Birding Column: Scrub Jays Go Nuts for Peanuts

Mathew Tekulsky
The Birdman of Bel Air
November 25, 2003

The scrub jay is a fascinating fellow. He loves peanuts. Unshelled, shelled, roasted, unroasted. It doesn't matter. And my scrub jays know that I have peanuts, so they come to visit me all the time. I heard once that actor Jimmy Stewart enjoyed feeding peanuts to his scrub jays a few canyons to the east in Beverly Hills. I know exactly how he felt.

Now, scrub jays are very particular and persistent in their search for, retrieval, and storage of peanuts. I'll give you a few case studies here.

In the first place, a scrub jay is usually not content to take just one unshelled peanut and fly off, if there is more than one peanut lying around. In this case, the scrub jay takes the first peanut into his beak, holding it back in his throat as far as it will go. Then he tries to pick up the second peanut by clamping the outer part of his beak around the peanut. If he does manage to get two peanuts into his mouth, he will often try to pick up a third, pecking down on this last peanut time and time again, hoping to be able to just catch it enough on the tip of his bill that it will lodge there so he can fly off.

More often than not, he loses this battle and has to content himself with the two peanuts that are already in his beak. However, there are times when the scrub jay will choose one peanut over the other and then fly off. How he decides which peanut to take is fascinating to watch.

First, he picks one peanut up and turns it around in his beak very quickly, so he has a good grip on it. Then he drops this peanut onto the patio and picks up the second peanut, turning this one in his beak as he did the first one. If he likes this peanut, he'll fly off, but if he doesn't, he'll pick the first peanut up again and turn it around in his beak again. He may then drop this peanut and pick up the second one again, and then he flies off.

Now, why would he choose one peanut over the other? I think it's because of weight. The scrub jay is weighing each peanut in his beak, and, of course, he chooses the heavier peanut to fly off with, as this peanut will no doubt contain more nourishment for him as compared to the energy it takes to retrieve it.

I decided to test this theory, so I placed one small peanut next to a larger one and waited to see which peanut the scrub jay would choose. After picking up the smaller peanut, which only contained one kernel, the scrub jay dropped this peanut and picked up the larger one, which contained two kernels. He turned this second peanut around in his beak to get a better hold on it, glanced down at the first peanut, and then flew off, sure of his decision.

scrub jays are very much like wolves. They move around in a pack of five or six individuals, and there is usually a leader of this pack—the alpha male, I presume. The alpha male that visits my yard has me trained by now to give him peanuts at just about any time of day.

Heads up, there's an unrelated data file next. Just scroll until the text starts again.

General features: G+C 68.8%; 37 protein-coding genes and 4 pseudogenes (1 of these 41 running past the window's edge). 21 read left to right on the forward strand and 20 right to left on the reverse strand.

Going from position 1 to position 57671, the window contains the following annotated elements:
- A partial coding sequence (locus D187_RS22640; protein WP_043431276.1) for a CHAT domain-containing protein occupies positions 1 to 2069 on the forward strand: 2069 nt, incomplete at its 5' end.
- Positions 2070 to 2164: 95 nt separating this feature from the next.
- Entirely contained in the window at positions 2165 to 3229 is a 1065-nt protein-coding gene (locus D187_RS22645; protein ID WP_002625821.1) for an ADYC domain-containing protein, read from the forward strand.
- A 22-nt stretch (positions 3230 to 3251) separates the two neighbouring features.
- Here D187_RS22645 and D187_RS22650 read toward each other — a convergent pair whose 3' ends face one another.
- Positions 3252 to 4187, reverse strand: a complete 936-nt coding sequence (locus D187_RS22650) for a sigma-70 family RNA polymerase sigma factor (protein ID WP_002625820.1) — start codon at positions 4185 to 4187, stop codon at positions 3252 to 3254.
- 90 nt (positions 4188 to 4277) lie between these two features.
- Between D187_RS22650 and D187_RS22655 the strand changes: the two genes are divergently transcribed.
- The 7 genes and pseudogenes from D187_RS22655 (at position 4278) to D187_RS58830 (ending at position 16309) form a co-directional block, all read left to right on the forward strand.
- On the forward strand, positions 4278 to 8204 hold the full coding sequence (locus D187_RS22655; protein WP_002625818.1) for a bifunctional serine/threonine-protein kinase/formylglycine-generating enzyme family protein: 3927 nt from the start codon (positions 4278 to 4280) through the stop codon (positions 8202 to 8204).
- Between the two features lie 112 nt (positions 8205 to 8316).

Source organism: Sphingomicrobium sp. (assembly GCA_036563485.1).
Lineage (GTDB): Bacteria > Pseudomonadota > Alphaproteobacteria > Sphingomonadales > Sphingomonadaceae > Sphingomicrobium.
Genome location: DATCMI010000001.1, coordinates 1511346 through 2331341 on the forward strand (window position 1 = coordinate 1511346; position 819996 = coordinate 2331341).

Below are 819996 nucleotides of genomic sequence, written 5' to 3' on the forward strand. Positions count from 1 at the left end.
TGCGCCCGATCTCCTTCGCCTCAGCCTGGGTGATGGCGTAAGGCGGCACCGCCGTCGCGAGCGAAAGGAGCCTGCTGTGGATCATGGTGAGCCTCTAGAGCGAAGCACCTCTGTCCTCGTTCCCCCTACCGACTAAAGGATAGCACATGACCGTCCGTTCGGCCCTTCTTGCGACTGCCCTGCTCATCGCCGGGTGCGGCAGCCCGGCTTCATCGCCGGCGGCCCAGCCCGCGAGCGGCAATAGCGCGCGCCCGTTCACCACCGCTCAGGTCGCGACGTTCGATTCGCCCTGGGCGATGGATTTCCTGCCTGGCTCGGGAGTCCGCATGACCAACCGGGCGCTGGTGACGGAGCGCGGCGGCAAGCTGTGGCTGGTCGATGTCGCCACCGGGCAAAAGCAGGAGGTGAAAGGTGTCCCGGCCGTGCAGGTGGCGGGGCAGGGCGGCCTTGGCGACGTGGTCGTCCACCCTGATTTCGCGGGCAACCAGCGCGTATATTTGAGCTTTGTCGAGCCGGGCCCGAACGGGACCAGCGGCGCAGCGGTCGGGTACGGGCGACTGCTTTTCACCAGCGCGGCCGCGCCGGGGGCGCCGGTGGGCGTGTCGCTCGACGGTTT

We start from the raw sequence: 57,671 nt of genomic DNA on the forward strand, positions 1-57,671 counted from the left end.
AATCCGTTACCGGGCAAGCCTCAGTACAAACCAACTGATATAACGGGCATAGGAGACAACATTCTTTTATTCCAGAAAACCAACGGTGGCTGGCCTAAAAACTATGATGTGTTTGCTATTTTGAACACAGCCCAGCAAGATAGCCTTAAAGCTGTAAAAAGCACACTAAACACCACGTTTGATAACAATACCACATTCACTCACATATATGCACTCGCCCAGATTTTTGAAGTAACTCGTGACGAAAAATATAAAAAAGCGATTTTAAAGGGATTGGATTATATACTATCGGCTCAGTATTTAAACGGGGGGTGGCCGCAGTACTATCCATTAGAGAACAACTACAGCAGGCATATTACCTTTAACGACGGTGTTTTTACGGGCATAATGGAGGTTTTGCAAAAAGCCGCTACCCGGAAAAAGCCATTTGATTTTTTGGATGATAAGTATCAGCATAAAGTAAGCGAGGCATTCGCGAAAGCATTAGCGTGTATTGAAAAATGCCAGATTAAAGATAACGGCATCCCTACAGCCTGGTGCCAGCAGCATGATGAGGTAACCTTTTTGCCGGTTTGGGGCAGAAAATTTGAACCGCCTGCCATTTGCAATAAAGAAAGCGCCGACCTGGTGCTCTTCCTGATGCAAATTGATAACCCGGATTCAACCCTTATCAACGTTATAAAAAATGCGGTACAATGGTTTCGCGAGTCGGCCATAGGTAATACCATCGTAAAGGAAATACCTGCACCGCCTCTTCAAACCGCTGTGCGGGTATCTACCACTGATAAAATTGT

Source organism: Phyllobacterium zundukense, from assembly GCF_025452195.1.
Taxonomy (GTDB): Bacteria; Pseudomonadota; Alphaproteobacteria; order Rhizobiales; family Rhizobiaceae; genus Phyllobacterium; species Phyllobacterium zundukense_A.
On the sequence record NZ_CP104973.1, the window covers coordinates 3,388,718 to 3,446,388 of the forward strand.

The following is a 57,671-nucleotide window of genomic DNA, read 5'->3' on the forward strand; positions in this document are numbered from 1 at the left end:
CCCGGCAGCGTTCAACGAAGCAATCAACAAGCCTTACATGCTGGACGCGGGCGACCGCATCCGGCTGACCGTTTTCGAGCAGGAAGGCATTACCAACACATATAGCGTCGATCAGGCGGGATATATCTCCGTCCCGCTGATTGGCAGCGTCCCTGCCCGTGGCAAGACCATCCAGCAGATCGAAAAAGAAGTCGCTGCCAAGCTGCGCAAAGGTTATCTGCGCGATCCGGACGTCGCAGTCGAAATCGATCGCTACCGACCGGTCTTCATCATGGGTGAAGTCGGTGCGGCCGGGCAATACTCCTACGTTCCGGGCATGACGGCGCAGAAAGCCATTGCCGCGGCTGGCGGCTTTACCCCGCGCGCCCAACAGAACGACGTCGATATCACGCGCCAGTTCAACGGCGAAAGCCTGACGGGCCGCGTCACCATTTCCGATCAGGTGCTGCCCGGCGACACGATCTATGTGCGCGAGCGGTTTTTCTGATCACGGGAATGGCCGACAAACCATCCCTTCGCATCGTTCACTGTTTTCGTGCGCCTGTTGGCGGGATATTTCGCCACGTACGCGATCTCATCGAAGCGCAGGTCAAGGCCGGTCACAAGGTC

I wake up at the crack of dawn each day, and when I arrive in the TV room to eat my breakfast from a tray on my lap while watching TV, my alpha male scrub jay is invariably waiting for me, perched atop a chair just outside the sliding door to my patio. He hops from the top of the chair onto one of the arms, then back onto the top again, trying to make sure that I see him.

I see him all right, and I have to bring my tray back into the kitchen, put it down, return to the TV room, reach into my plastic jar for a peanut, open the screen door, and throw the peanut out for this fellow. He picks up the peanut, turns it in his beak until it feels comfortable, and then flies off down the canyon to store his treasure.

I know there's only so much time before he returns, so I drop two more peanuts onto the patio and race into the kitchen to get my tray and hopefully make it through breakfast before I have to throw out more peanuts for the jay.

Now, the jay is very patient, and he'll just sit there on that chair if he has run out of peanuts, and wait for me to throw out another. He rarely makes a sound, but sometimes, he emits a low, short chit… chit… chit… just to let me know he is there if he thinks I've forgotten about him or if I'm lying on the couch and facing in the opposite direction.

Continued on Next Page >>


SOURCES AND RELATED WEB SITES

ADVERTISEMENT

NATIONAL GEOGRAPHIC'S PHOTO OF THE DAY

NEWS FEEDS     After installing a news reader, click on this icon to download National Geographic News's XML/RSS feed.   After installing a news reader, click on this icon to download National Geographic News's XML/RSS feed.

Get our news delivered directly to your desktop—free.
How to Use XML or RSS

National Geographic Daily News To-Go

Listen to your favorite National Geographic news daily, anytime, anywhere from your mobile phone. No wires or syncing. Download Stitcher free today.
Click here to get 12 months of National Geographic Magazine for $15.